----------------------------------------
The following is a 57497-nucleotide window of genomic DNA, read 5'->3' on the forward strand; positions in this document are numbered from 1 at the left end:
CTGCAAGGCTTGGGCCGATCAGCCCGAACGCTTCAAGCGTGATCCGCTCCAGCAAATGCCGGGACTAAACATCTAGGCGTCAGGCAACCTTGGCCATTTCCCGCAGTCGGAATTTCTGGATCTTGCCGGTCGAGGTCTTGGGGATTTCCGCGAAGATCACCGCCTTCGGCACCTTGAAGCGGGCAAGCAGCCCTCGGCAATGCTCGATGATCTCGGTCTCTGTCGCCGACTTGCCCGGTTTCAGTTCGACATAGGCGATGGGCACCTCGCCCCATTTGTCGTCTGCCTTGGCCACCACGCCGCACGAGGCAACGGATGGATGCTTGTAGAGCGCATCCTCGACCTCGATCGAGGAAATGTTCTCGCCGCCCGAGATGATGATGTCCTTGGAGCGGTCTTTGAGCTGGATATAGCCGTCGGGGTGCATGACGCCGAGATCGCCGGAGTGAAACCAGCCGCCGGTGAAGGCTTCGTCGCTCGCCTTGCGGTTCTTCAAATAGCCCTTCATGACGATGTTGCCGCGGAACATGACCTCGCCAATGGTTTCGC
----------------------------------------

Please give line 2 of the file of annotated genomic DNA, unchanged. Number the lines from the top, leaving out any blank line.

CTGCAAGGCTTGGGCCGATCAGCCCGAACGCTTCAAGCGTGATCCGCTCCAGCAAATGCCGGGACTAAACATCTAGGCGTCAGGCAACCTTGGCCATTTCCCGCAGTCGGAATTTCTGGATCTTGCCGGTCGAGGTCTTGGGGATTTCCGCGAAGATCACCGCCTTCGGCACCTTGAAGCGGGCAAGCAGCCCTCGGCAATGCTCGATGATCTCGGTCTCTGTCGCCGACTTGCCCGGTTTCAGTTCGACATAGGCGATGGGCACCTCGCCCCATTTGTCGTCTGCCTTGGCCACCACGCCGCACGAGGCAACGGATGGATGCTTGTAGAGCGCATCCTCGACCTCGATCGAGGAAATGTTCTCGCCGCCCGAGATGATGATGTCCTTGGAGCGGTCTTTGAGCTGGATATAGCCGTCGGGGTGCATGACGCCGAGATCGCCGGAGTGAAACCAGCCGCCGGTGAAGGCTTCGTCGCTCGCCTTGCGGTTCTTCAAATAGCCCTTCATGACGATGTTGCCGCGGAACATGACCTCGCCAATGGTTTCGC